Northam Announces Federal Grant Funding for Collegiate Substance Use Recovery Programs
Virginia Governor Ralph Northam announced Wednesday morning that federal grant funds will be allocated to several state universities to help pilot substance use recovery programs for students.
The Virginia Department of Behavioral Health and Developmental Services (DBHDS) awarded $675,000 to Virginia Commonwealth University to help establish programs in eight other schools modeled after VCU’s Rams in Recovery program.
The funds are part of the nearly 40 million federal dollars that Virginia has received from the Department of Health and Human Services over the last two years in the form of State Opioid Response grants.
Tom Bannard, program coordinator for Rams in Recovery, says the program has encouraged “collateral healing” among students battling addiction and substance use disorders by creating a safe environment to seek help.
“It encourages folks to be a little more vocal about their recovery,” Bannard said. “Which then often opens up support for other people to get into and sustain recovery.”
Rams in Recovery places emphasis on community building for students facing substance use disorders and also provides housing and economic assistance for students in recovery.
Mira Signer, Chief Deputy Commissioner for DBHDS, commends Rams in Recovery and says it made for an ideal model to implement at other schools.
“It has the elements that work. It has the programming,” Signer said. “It has the leadership, buy-in, and support from the administration. It has community support from the college. There’s been some time under its belt so you know about the lessons learned and what worked and what didn't and what to duplicate. That’s very powerful.”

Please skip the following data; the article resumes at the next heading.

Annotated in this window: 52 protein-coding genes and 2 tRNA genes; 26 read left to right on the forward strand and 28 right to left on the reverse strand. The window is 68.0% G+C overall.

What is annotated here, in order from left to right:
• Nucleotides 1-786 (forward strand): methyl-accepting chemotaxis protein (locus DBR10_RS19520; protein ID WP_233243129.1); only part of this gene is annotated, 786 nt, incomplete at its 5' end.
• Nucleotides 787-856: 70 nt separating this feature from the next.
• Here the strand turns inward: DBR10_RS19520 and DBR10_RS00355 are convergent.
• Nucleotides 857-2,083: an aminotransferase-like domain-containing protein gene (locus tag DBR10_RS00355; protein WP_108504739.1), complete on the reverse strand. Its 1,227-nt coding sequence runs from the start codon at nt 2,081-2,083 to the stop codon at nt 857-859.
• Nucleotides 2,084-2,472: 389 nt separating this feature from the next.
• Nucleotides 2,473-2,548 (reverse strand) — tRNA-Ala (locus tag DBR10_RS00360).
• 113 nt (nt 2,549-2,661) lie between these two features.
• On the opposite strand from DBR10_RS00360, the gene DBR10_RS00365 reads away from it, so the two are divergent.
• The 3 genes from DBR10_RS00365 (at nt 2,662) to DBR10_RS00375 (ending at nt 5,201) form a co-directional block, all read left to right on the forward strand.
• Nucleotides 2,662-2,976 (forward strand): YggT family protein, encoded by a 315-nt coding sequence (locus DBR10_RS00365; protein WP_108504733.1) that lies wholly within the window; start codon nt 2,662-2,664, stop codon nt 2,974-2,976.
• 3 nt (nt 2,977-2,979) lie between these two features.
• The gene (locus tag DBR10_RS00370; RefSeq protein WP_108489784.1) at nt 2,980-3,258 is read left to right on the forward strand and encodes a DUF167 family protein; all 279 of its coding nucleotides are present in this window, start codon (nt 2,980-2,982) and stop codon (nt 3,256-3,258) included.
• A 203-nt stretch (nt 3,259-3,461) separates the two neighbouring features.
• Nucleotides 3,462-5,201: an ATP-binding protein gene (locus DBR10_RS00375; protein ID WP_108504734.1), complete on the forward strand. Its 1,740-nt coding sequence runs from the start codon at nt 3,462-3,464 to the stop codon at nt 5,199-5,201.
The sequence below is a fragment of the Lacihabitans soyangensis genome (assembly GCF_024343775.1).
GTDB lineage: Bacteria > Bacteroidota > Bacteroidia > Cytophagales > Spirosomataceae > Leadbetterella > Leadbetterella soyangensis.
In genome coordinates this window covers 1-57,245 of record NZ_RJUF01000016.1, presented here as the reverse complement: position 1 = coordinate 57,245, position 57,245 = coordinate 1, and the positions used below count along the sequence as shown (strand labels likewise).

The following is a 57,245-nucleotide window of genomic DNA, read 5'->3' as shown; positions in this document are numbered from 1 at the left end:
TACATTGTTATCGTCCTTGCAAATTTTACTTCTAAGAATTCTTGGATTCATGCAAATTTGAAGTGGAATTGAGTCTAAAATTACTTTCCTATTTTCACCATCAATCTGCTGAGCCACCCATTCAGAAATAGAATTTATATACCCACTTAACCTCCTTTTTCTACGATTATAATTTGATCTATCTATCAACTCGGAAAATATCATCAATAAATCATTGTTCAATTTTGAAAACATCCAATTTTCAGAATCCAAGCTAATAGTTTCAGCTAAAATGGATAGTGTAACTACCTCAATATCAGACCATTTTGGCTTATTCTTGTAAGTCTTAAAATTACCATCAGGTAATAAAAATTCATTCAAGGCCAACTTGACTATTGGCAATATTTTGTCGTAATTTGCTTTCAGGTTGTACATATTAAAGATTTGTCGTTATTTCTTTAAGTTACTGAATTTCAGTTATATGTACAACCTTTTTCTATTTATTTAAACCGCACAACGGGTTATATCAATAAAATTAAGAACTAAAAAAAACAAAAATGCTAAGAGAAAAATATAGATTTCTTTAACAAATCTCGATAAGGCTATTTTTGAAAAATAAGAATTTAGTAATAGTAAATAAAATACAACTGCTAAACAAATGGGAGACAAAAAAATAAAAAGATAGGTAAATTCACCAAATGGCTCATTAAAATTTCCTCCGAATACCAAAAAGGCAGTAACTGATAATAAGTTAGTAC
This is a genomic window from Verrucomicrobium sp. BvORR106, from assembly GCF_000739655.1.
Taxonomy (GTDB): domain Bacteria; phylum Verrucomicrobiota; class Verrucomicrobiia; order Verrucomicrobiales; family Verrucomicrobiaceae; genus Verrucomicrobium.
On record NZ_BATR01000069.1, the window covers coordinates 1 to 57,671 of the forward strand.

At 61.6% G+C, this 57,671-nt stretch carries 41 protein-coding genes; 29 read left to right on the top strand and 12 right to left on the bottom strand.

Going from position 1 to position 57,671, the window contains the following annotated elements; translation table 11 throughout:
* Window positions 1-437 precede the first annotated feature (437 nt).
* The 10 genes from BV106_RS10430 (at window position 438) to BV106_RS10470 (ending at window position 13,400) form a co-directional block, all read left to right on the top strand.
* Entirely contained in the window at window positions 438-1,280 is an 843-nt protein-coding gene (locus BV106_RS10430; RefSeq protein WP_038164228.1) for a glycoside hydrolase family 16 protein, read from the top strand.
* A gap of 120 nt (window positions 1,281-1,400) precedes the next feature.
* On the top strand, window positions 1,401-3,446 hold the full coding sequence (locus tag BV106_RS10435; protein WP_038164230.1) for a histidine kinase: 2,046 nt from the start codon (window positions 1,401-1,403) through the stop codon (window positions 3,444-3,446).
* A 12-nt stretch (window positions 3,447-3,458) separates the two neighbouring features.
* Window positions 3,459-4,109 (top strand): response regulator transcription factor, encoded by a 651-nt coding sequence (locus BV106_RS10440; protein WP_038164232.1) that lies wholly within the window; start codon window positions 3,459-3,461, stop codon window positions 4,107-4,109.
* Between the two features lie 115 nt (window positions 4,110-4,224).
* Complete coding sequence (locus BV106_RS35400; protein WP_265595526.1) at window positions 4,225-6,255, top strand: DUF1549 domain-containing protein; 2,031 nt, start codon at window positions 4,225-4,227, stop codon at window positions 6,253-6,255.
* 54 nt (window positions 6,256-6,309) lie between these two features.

Northam also praises the “peer-to-peer relationships and interactions” encouraged by VCU’s program.
“It’s a program that’s been successful here in Richmond,” Northam said. “And now to expand it to the rest of Virginia is very important, and the money will go a long way in helping to do that.”
Michael Zohab, the State Opioid Response Grant manager, says Rams in Recovery has been successful at building awareness among the student body about issues related to substance use disorders. He says the program will provide good guidance to the program at other university campuses.
“These students that are in these recovery programs are the ones that are gonna give students a helping hand up,” Zohan said. “If we save one life in one college all of this is worth it.”
The eight universities that will benefit from the State Opioid Response grant funding are Longwood University, Radford University, University of Mary Washington, University of Richmond, University of Virginia, Virginia Tech, Virginia Union University and Washington and Lee University.
The collegiate recovery programs at these schools will be developed over the next two years.
*VPM News Intern Alan Rodriguez Espinoza reported this story.